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[klar-i-tee] /ˈklær ɪ ti/
clearness or lucidity as to perception or understanding; freedom from indistinctness or ambiguity.
the state or quality of being clear or transparent to the eye; pellucidity:
the clarity of pure water.
Origin of clarity
1300-50; Middle English clarite < Latin clāritās (see clear, -ity); replacing Middle English clarte < Middle French < Latin as above
Related forms
unclarity, noun
1. intelligibility, exactness, simplicity. Unabridged
Based on the Random House Dictionary, © Random House, Inc. 2015.
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Examples from the web for clarity
  • clarity was never swept aside by the intensity of feeling which prevailed, heated though this was at times.
  • Astronomical details in the three paintings could provide some clarity in the matter.
  • Yes, when intelligence allows true insight the positive outcome is true clarity.
  • For one thing, he speaks rather slowly, and with great clarity.
  • Either way, however, the reader who needs definitional clarity gets fuzziness instead.
  • Energized by the threat, survivors notice an extraordinary clarity of detail in their environment.
  • These high-quality optics will allow you and your family to see distant stars and microscopic nature with precision and clarity.
  • Experts say the stone is of top-quality color and clarity and could fetch tens of millions of dollars.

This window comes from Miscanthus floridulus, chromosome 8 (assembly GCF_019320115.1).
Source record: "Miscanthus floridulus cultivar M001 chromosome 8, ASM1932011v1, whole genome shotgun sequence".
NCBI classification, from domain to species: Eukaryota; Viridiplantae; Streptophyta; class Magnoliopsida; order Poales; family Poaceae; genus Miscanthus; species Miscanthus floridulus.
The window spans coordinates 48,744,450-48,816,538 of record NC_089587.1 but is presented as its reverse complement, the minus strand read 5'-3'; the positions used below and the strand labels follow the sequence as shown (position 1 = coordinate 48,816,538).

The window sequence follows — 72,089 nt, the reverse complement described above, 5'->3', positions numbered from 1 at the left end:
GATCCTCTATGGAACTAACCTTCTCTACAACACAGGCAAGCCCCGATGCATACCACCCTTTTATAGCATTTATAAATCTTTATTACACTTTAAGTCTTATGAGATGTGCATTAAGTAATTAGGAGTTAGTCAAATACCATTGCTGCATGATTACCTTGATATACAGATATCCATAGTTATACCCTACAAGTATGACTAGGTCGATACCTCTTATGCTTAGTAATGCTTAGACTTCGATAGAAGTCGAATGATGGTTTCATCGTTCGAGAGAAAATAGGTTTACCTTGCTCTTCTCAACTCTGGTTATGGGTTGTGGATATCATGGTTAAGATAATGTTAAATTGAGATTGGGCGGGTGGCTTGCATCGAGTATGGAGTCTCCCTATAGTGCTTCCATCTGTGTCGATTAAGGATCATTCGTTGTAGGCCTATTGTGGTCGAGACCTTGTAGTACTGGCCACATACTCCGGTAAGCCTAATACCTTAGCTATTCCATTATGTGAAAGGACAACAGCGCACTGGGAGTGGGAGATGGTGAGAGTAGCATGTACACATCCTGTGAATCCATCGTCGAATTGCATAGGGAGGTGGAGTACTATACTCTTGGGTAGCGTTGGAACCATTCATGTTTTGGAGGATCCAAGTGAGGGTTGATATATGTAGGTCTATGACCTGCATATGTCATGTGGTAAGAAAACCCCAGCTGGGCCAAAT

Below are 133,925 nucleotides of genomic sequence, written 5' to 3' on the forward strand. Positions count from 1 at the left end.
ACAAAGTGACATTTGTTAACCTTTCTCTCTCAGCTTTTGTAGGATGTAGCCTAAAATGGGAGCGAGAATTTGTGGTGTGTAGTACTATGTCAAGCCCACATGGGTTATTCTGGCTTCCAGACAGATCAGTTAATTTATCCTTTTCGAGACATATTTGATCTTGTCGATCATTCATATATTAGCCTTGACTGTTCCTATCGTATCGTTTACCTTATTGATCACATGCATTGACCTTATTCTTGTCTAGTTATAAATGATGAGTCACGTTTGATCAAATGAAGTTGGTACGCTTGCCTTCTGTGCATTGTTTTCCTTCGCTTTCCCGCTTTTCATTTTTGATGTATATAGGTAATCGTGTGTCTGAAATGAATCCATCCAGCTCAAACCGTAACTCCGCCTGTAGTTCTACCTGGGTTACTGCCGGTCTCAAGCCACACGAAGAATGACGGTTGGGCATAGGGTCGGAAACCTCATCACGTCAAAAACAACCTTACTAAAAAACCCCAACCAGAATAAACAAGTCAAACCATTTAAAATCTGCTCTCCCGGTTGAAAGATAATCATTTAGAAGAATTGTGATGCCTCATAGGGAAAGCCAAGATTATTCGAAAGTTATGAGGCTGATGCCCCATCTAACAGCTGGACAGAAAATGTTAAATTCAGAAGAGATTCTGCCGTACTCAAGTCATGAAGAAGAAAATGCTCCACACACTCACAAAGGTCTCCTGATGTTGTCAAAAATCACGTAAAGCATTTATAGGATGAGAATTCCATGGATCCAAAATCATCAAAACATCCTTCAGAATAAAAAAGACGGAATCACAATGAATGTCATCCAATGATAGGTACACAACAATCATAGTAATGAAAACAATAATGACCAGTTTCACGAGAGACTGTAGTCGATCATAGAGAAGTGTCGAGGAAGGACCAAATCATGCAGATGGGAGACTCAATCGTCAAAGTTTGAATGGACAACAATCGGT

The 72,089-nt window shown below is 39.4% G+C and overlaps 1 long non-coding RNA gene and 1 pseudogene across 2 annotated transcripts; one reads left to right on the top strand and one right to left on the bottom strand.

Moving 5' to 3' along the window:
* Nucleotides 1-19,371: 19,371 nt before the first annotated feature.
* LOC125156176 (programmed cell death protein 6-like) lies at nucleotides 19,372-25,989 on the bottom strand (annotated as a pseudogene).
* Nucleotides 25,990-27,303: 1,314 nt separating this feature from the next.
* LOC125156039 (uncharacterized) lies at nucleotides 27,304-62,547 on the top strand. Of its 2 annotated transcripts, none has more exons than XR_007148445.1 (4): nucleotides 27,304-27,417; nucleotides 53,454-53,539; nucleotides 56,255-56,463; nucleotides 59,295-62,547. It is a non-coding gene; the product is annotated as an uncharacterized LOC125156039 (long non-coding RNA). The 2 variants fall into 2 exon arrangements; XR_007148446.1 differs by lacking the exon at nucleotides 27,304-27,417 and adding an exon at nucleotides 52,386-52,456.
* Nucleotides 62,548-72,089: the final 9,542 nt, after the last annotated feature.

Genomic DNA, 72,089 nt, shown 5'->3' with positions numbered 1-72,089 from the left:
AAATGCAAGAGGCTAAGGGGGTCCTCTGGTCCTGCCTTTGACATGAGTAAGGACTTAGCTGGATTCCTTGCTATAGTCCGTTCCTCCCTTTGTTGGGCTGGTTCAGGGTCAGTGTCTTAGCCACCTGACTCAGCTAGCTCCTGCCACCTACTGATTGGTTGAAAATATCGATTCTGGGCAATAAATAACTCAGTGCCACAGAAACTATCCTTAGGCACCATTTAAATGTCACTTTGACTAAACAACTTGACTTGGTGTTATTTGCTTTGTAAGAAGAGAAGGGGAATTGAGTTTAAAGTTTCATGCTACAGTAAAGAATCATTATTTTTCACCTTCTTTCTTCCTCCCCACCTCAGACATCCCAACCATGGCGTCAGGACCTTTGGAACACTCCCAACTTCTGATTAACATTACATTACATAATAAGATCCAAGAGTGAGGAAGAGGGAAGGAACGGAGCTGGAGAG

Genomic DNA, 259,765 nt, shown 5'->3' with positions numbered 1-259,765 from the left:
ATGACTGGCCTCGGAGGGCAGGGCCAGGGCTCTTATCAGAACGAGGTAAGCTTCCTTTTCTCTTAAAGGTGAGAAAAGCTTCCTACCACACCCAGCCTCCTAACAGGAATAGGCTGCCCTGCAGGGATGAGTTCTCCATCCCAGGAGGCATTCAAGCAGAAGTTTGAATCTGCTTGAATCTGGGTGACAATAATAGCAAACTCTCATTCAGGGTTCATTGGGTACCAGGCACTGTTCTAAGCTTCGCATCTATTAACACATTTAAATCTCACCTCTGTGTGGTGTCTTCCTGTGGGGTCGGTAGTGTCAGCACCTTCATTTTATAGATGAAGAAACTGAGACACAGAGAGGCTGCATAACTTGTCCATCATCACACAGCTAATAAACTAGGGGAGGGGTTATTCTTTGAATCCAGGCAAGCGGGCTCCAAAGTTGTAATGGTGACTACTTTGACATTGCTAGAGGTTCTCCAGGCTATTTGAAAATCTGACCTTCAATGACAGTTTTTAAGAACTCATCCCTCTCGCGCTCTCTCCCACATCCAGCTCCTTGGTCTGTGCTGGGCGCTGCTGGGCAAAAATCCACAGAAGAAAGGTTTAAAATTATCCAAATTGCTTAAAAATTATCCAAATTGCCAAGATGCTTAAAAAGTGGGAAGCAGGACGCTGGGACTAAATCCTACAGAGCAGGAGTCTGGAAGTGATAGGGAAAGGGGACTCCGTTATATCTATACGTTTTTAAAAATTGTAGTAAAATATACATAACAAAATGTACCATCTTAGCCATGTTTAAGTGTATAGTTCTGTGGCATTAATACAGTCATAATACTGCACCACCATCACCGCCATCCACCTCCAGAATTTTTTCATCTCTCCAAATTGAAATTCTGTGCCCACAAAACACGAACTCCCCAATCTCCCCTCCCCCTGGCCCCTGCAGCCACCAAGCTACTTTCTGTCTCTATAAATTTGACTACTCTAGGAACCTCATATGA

• It was once thought that light pollution only affected astronomers, who need to see the night sky in all its glorious clarity.
  • The night brings clarity, and lights trace the future.
British Dictionary definitions for clarity


clearness, as of expression
clearness, as of water
Word Origin
C16: from Latin clāritās, from clārusclear
Collins English Dictionary - Complete & Unabridged 2012 Digital Edition
© William Collins Sons & Co. Ltd. 1979, 1986 © HarperCollins
Publishers 1998, 2000, 2003, 2005, 2006, 2007, 2009, 2012
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Word Origin and History for clarity

c.1300, clarte "brightness," from Old French clarté "clarity, brightness," from Latin claritas "brightness, splendor," also, of sounds, "clearness;" figuratively "celebrity, renown, fame," from clarare "make clear," from clarus "clear" (see clear (adj.)). Modern form is early 15c., perhaps a reborrowing from Latin. Meaning "clearness" is from 1610s.

Online Etymology Dictionary, © 2010 Douglas Harper
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